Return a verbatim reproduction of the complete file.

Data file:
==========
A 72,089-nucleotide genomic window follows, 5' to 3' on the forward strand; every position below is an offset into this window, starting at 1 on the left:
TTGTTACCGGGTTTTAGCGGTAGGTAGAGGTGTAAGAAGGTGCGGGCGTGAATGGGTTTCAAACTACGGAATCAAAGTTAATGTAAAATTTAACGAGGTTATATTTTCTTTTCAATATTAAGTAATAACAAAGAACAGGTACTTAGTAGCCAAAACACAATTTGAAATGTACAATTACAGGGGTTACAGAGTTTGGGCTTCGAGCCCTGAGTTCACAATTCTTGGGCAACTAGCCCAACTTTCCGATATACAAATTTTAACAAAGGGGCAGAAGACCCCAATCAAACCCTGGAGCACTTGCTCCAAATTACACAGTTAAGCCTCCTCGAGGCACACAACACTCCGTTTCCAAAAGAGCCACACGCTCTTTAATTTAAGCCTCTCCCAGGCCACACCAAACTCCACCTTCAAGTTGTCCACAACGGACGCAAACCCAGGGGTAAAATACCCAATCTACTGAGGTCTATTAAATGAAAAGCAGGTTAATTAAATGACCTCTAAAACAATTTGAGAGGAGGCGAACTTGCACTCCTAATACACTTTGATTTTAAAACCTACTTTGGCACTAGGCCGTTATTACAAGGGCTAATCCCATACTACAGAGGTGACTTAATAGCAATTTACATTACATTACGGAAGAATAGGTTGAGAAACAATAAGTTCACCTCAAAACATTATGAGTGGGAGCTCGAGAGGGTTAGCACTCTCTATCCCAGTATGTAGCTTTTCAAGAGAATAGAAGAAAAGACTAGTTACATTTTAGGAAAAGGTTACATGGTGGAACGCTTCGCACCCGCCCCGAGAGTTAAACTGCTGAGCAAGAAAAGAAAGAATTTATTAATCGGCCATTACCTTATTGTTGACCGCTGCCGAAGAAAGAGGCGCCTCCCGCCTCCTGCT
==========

A 72,089-nucleotide genomic window follows, 5' to 3' on the forward strand; every position below is an offset into this window, starting at 1 on the left:
TTGTTACCGGGTTTTAGCGGTAGGTAGAGGTGTAAGAAGGTGCGGGCGTGAATGGGTTTCAAACTACGGAATCAAAGTTAATGTAAAATTTAACGAGGTTATATTTTCTTTTCAATATTAAGTAATAACAAAGAACAGGTACTTAGTAGCCAAAACACAATTTGAAATGTACAATTACAGGGGTTACAGAGTTTGGGCTTCGAGCCCTGAGTTCACAATTCTTGGGCAACTAGCCCAACTTTCCGATATACAAATTTTAACAAAGGGGCAGAAGACCCCAATCAAACCCTGGAGCACTTGCTCCAAATTACACAGTTAAGCCTCCTCGAGGCACACAACACTCCGTTTCCAAAAGAGCCACACGCTCTTTAATTTAAGCCTCTCCCAGGCCACACCAAACTCCACCTTCAAGTTGTCCACAACGGACGCAAACCCAGGGGTAAAATACCCAATCTACTGAGGTCTATTAAATGAAAAGCAGGTTAATTAAATGACCTCTAAAACAATTTGAGAGGAGGCGAACTTGCACTCCTAATACACTTTGATTTTAAAACCTACTTTGGCACTAGGCCGTTATTACAAGGGCTAATCCCATACTACAGAGGTGACTTAATAGCAATTTACATTACATTACGGAAGAATAGGTTGAGAAACAATAAGTTCACCTCAAAACATTATGAGTGGGAGCTCGAGAGGGTTAGCACTCTCTATCCCAGTATGTAGCTTTTCAAGAGAATAGAAGAAAAGACTAGTTACATTTTAGGAAAAGGTTACATGGTGGAACGCTTCGCACCCGCCCCGAGAGTTAAACTGCTGAGCAAGAAAAGAAAGAATTTATTAATCGGCCATTACCTTATTGTTGACCGCTGCCGAAGAAAGAGGCGCCTCCCGCCTCCTGCT